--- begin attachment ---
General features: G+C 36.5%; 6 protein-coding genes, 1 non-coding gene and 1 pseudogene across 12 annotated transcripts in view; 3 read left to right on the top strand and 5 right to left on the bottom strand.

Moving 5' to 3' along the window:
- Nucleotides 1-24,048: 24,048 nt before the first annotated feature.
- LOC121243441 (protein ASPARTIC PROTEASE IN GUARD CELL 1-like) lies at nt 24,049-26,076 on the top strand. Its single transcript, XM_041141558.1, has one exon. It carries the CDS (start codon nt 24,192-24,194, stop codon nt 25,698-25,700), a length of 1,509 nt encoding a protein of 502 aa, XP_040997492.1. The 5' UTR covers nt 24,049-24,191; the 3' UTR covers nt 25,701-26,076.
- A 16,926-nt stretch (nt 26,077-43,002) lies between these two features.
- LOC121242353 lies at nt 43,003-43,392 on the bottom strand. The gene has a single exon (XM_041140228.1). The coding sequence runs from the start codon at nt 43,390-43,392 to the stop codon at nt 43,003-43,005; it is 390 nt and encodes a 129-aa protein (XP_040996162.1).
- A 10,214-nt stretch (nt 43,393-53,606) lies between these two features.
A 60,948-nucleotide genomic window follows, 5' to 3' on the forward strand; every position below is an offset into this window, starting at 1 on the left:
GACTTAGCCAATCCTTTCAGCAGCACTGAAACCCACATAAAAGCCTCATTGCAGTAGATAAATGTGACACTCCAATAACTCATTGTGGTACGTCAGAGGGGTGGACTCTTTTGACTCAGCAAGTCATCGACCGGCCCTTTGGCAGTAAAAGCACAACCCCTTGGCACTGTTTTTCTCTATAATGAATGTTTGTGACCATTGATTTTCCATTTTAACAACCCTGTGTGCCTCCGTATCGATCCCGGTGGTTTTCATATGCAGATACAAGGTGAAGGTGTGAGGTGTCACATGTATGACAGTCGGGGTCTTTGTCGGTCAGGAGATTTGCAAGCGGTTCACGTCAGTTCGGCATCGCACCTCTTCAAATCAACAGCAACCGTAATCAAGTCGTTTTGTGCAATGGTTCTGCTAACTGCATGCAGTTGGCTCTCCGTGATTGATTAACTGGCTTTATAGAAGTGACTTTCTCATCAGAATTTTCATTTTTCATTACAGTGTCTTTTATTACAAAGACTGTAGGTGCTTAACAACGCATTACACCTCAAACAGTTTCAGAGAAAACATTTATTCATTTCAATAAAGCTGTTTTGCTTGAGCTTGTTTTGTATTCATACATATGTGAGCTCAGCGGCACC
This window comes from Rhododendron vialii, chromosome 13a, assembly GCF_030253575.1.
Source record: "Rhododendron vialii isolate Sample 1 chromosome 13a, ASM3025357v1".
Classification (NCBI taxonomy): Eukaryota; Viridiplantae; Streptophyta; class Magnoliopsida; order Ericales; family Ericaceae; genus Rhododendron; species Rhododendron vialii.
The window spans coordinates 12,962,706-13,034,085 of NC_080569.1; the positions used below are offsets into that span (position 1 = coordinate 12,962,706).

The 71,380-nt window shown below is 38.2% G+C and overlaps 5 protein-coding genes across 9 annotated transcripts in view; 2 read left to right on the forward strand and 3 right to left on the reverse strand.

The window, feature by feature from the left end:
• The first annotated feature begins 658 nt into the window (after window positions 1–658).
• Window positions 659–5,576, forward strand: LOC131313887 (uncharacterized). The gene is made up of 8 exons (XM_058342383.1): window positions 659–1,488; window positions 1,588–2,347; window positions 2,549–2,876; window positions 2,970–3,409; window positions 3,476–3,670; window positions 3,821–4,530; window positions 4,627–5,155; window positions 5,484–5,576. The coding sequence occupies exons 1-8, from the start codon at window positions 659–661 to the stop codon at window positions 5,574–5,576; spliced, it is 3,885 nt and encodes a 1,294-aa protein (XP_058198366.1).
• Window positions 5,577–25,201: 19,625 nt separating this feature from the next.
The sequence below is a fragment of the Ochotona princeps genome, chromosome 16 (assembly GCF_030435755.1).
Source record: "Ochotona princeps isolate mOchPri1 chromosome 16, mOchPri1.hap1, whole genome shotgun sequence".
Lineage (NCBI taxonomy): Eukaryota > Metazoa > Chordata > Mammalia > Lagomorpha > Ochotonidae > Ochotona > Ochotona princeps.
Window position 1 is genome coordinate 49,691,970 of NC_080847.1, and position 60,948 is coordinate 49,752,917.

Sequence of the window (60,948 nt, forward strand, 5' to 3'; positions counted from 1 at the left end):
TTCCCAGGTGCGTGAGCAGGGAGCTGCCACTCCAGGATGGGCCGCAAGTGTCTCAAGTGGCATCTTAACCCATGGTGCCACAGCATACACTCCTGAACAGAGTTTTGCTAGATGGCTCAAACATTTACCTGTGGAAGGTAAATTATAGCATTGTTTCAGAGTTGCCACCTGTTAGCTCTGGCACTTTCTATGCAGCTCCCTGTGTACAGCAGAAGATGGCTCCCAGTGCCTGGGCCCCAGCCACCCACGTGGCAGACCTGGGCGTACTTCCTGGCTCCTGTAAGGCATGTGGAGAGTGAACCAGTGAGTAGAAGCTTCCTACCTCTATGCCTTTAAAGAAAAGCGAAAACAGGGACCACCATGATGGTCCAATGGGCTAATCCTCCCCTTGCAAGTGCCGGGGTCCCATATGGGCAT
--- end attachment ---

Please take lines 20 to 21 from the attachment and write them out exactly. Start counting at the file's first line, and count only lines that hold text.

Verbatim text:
Source record: "Ochotona princeps isolate mOchPri1 chromosome 16, mOchPri1.hap1, whole genome shotgun sequence".
Lineage (NCBI taxonomy): Eukaryota > Metazoa > Chordata > Mammalia > Lagomorpha > Ochotonidae > Ochotona > Ochotona princeps.